# Torque on electric dipole placed in non uniform electric field

When electric dipole placed in non uniform electric field, what is the approach to calculate torque acting on it? Can it be zero?

• Calculate force on each charge separately.Then calculate torque about the point you want. – user74370 Jun 25 '16 at 15:38

The torque $\tau$ on an electric dipole with dipole moment p in a uniform electric field E is given by $$\tau = p \times E$$ where the "X" refers to the vector cross product.

I will demonstrate that the torque on an ideal (point) dipole on a non-uniform field is given by the same expression.

I use bold to denote vectors.

Let us begin with an electric dipole of finite dimension, calculate the torque and then finally let the charge separation d go to zero with the product of charge q and d being constant.

We take the origin of the coordinate system to be the midpoint of the dipole, equidistant from each charge. The position of the positive charge is denoted by $\mathbf r_+$ and the associated electric field and force by $\mathbf E_+$ and $\mathbf F_+$, respectively. The notation for these same quantities for the negative charge are similarly denoted with a - sign replacing the + sign.

The torque about the midpoint of the dipole from the positive charge is given by

$$\mathbf \tau_+ = \mathbf r_+ \times \mathbf F_+$$

where

$$\mathbf F_+ = q\mathbf r_+ \times \mathbf E_+(\mathbf r+)$$

Similarly for the negative charge contribution

$$\mathbf \tau_- = \mathbf r_- \times \mathbf F_-$$

where

$$\mathbf F_- = -q\mathbf r_- \times \mathbf E_-(\mathbf r-)$$

Note that

$$\mathbf r_- = -\mathbf r_+$$

We can now write the total torque as

$$\mathbf \tau_{tot} = \mathbf \tau_- + \mathbf \tau_+ =q\mathbf r_+ \times (\mathbf E(\mathbf r_+)+\mathbf E(\mathbf r_-))$$

It is clear that in taking the limit as the charge separation d goes to zero, the sum of electric fields will only contain terms of even order in d.

Noting that $$\mathbf |r_+| = \frac{d}{2}$$

and defining in the usual way $$\mathbf p = q\mathbf d = q(\mathbf r_+ - \mathbf r_- )$$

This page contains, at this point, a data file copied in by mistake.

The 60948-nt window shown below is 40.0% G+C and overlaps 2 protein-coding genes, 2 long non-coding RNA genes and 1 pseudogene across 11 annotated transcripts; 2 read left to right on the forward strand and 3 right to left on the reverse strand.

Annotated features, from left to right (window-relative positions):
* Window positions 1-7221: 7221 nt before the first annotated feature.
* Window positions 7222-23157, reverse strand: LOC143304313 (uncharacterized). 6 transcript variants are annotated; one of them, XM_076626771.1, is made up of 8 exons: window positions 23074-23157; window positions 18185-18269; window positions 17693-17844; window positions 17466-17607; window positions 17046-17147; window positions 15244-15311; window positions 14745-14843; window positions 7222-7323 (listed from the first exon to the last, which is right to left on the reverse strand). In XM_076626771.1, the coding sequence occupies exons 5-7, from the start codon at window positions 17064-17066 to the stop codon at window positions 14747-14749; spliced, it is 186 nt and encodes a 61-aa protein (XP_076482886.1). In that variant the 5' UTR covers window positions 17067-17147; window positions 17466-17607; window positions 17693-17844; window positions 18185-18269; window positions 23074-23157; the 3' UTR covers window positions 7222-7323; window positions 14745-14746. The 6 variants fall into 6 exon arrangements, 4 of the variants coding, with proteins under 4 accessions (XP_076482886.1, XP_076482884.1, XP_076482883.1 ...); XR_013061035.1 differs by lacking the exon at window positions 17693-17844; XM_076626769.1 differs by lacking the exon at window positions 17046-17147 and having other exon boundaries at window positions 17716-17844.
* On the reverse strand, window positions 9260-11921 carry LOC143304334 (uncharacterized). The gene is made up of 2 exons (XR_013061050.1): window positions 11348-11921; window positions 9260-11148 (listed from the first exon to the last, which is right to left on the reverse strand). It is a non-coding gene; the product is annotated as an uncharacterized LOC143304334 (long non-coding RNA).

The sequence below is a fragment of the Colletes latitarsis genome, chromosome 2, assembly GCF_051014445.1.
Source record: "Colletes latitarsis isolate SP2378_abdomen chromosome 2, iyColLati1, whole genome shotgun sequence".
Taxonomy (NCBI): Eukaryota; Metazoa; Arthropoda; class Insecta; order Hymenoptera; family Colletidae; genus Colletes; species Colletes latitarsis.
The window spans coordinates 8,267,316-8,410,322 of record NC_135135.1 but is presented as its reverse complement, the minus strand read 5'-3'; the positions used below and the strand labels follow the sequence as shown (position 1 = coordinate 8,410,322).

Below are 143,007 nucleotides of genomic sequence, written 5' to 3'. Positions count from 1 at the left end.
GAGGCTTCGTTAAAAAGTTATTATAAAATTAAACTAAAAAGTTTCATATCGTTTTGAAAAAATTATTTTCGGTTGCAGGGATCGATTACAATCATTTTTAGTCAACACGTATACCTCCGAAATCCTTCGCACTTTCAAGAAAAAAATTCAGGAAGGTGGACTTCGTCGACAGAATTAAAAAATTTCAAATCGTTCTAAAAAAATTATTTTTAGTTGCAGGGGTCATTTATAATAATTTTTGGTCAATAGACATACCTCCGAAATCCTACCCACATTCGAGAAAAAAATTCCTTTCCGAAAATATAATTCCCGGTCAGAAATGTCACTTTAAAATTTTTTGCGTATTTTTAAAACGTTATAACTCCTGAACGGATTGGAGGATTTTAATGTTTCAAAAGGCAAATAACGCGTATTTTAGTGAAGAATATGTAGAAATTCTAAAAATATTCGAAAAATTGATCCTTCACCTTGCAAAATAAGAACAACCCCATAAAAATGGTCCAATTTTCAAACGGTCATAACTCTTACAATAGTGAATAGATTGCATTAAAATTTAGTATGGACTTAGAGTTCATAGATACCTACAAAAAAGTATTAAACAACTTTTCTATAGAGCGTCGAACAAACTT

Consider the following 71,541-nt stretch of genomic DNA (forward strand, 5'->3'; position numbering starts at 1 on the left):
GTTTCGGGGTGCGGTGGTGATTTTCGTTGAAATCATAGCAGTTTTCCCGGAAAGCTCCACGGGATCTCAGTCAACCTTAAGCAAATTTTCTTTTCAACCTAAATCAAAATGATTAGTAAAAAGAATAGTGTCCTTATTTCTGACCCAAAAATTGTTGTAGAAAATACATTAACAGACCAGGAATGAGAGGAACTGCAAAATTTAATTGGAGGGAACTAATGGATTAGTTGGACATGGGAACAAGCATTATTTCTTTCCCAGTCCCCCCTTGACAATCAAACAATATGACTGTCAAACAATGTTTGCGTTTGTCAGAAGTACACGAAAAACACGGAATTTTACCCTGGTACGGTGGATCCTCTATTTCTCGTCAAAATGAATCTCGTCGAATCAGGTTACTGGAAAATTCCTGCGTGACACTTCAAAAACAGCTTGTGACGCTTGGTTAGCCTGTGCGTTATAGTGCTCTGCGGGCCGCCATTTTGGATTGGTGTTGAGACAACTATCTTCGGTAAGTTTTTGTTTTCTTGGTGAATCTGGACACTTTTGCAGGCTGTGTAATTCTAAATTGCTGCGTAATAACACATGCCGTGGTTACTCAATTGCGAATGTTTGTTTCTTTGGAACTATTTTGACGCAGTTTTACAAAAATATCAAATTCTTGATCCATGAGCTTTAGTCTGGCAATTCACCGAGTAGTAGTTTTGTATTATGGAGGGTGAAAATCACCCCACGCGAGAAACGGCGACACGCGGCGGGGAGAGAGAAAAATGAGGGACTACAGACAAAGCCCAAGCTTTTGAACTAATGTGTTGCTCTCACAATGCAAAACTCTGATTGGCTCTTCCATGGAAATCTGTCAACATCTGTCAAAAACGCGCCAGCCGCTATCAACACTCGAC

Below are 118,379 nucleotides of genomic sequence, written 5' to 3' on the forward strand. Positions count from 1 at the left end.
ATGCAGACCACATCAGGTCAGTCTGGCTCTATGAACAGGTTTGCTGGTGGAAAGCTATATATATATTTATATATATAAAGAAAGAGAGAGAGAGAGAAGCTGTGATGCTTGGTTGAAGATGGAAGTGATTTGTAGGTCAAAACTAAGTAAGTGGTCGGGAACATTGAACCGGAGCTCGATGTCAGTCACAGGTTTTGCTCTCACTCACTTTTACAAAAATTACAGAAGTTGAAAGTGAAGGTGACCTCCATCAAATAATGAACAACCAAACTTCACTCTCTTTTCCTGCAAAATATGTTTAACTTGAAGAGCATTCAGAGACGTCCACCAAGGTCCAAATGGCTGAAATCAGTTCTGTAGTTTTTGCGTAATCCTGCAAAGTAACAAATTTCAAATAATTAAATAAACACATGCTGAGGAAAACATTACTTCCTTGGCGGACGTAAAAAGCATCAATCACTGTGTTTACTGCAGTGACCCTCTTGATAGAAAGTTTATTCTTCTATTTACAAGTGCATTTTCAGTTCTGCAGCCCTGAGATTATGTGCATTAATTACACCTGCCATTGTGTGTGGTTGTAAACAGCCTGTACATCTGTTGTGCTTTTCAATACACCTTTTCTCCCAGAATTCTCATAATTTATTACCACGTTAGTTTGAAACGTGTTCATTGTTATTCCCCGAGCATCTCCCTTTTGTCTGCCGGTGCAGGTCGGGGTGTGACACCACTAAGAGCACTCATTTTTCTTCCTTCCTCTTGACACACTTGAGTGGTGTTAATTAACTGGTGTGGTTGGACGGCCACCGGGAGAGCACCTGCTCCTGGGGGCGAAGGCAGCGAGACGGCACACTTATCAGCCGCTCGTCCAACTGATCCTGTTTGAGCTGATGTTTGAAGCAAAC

We can write that $$\tau_{tot} = \mathbf p \times \mathbf E(0) + \ second \ order \ in \ d$$

As we take the limit in which d goes to zero and the product qd is constant, the second order term vanishes.

Thus, for an ideal (point) dipole in a non-uniform electric field, the torque is given by the same formula as that of a uniform field.

Note that it is not correct to start with the expression for a force on an ideal/point dipole in a non-uniform field and then calculate torque from this force. To derive this expression one ends up first taking the limit of a point dipole (on which there is zero force in a uniform field) and then one finds a torque of zero, which is incorrect. One must start with the case of a finite dipole, calculate torque and only then pass to the limit.

When p and E are parallel and anti-parallel, the torque is zero, so yes zero is possible. But the case in which p and E are anti-parallel is one of an unstable equilibrium, and a small angular perturbation will cause the dipole to experience a torque which attempts to align the dipole with the electric field.

• with the proviso that the electric field is uniform – jim Jun 26 '16 at 16:13
• actually it is correct for both the uniform and non-uniform cases - I edited my response to demonstrate this. I have not seen this calculation anywhere else, but it seems a bit obvious now in retrospect. – RiskyScientist Jun 27 '16 at 8:33
• Yes, I agree with the result for a point dipole. – jim Jun 27 '16 at 8:44

If the dipole is small enough, then the force on dipole would be:

$$\vec{F}=\nabla(\vec{p}.\vec{E})$$

and consequently the torque would be:

$$\vec{F} \times \vec{r}=\nabla(\vec{p}.\vec{E}) \times \vec{r}$$

where r is the length of the dipole

• At first glance this looks right. But for a uniform electric field, the gradient of p dot E is zero, no? So torque would be zero in a uniform field? Torque should be p cross E for a uniform field, right? – RiskyScientist Jun 26 '16 at 17:55